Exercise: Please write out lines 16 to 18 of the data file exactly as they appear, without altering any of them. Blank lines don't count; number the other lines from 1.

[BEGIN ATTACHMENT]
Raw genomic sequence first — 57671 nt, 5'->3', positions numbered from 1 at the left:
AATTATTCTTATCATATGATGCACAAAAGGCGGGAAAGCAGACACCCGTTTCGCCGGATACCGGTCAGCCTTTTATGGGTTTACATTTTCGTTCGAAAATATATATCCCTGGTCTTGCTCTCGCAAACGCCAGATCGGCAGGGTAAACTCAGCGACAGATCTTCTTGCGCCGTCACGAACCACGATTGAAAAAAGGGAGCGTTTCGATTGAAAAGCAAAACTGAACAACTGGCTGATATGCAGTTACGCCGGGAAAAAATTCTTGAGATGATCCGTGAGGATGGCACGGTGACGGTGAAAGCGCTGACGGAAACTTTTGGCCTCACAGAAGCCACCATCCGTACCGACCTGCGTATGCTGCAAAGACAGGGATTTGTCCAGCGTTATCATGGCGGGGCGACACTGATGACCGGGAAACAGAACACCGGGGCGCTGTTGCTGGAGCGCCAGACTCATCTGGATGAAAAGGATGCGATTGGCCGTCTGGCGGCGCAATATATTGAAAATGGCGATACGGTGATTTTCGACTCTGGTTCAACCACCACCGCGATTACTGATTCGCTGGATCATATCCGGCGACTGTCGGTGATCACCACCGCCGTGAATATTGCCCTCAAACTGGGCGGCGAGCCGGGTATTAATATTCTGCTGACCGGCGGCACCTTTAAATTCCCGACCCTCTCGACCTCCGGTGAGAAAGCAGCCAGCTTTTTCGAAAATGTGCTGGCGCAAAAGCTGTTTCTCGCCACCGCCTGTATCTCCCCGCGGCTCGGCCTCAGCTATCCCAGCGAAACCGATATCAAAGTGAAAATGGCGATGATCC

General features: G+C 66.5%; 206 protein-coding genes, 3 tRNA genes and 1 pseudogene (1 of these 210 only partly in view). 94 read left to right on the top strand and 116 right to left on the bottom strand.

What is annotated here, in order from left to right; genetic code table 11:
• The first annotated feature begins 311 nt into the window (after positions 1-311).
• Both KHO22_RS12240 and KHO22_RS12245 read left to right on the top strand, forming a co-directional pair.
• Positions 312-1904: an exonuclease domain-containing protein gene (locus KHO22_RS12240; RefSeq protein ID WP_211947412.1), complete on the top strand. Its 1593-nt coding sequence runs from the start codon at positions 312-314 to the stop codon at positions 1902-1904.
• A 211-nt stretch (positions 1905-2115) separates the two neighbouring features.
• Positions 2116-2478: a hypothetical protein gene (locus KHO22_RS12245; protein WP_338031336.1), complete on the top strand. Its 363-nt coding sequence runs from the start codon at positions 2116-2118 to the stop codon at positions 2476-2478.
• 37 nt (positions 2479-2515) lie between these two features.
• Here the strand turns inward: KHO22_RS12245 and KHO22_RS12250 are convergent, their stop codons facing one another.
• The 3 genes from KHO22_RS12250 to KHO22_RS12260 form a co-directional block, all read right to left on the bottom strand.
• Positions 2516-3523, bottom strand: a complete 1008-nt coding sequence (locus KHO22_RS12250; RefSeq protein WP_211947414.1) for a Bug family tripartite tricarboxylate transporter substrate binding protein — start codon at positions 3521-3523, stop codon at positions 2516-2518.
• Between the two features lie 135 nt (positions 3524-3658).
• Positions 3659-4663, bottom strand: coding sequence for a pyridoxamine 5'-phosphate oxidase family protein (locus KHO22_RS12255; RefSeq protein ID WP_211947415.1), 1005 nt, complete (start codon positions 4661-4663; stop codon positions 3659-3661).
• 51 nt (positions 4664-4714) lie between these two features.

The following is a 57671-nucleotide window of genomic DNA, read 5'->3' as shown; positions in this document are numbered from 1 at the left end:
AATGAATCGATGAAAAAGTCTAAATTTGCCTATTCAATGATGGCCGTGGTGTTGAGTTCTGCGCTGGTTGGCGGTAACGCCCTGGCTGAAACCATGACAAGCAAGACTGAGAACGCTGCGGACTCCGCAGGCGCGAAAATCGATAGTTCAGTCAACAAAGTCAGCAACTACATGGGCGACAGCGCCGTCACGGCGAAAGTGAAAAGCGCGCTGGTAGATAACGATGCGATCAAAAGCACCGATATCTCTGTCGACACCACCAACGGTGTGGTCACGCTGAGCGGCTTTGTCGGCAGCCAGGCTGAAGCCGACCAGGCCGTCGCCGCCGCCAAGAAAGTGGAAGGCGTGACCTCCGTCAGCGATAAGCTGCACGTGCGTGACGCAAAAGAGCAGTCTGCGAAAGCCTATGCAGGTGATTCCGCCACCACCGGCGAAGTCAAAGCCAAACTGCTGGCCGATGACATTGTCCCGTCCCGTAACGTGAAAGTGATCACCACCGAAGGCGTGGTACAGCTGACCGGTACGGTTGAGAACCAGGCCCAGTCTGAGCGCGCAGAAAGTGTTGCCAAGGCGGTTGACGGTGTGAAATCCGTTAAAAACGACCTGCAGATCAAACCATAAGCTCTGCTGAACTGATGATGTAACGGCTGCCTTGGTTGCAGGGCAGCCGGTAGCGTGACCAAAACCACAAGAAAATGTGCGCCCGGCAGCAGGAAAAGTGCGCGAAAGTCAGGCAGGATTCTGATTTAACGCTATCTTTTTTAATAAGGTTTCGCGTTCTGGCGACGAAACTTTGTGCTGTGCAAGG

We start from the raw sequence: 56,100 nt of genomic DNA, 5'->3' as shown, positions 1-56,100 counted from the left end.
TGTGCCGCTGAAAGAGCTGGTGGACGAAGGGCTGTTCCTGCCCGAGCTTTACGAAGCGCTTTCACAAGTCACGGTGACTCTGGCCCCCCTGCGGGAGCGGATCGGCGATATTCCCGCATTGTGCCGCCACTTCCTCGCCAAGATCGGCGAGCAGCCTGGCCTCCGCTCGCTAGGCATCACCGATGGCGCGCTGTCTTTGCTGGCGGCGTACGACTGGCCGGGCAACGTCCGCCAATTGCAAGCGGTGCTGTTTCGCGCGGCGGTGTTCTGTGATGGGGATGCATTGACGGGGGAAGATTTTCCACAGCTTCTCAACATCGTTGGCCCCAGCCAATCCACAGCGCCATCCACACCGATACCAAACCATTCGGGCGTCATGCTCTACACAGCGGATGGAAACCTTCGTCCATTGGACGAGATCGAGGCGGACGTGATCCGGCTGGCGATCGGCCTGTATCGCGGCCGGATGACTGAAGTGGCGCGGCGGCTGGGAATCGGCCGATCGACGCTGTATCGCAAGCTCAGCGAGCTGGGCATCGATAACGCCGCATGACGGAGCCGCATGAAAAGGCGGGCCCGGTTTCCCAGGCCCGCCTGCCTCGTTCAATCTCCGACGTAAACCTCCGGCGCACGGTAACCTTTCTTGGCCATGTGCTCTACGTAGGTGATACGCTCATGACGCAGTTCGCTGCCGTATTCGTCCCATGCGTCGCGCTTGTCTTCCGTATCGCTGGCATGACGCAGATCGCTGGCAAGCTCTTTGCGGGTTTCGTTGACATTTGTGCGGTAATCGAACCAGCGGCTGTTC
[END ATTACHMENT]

• 51 nt (positions 4664-4714) lie between these two features.

The following is a 57671-nucleotide window of genomic DNA, read 5'->3' as shown; positions in this document are numbered from 1 at the left end:
AATGAATCGATGAAAAAGTCTAAATTTGCCTATTCAATGATGGCCGTGGTGTTGAGTTCTGCGCTGGTTGGCGGTAACGCCCTGGCTGAAACCATGACAAGCAAGACTGAGAACGCTGCGGACTCCGCAGGCGCGAAAATCGATAGTTCAGTCAACAAAGTCAGCAACTACATGGGCGACAGCGCCGTCACGGCGAAAGTGAAAAGCGCGCTGGTAGATAACGATGCGATCAAAAGCACCGATATCTCTGTCGACACCACCAACGGTGTGGTCACGCTGAGCGGCTTTGTCGGCAGCCAGGCTGAAGCCGACCAGGCCGTCGCCGCCGCCAAGAAAGTGGAAGGCGTGACCTCCGTCAGCGATAAGCTGCACGTGCGTGACGCAAAAGAGCAGTCTGCGAAAGCCTATGCAGGTGATTCCGCCACCACCGGCGAAGTCAAAGCCAAACTGCTGGCCGATGACATTGTCCCGTCCCGTAACGTGAAAGTGATCACCACCGAAGGCGTGGTACAGCTGACCGGTACGGTTGAGAACCAGGCCCAGTCTGAGCGCGCAGAAAGTGTTGCCAAGGCGGTTGACGGTGTGAAATCCGTTAAAAACGACCTGCAGATCAAACCATAAGCTCTGCTGAACTGATGATGTAACGGCTGCCTTGGTTGCAGGGCAGCCGGTAGCGTGACCAAAACCACAAGAAAATGTGCGCCCGGCAGCAGGAAAAGTGCGCGAAAGTCAGGCAGGATTCTGATTTAACGCTATCTTTTTTAATAAGGTTTCGCGTTCTGGCGACGAAACTTTGTGCTGTGCAAGG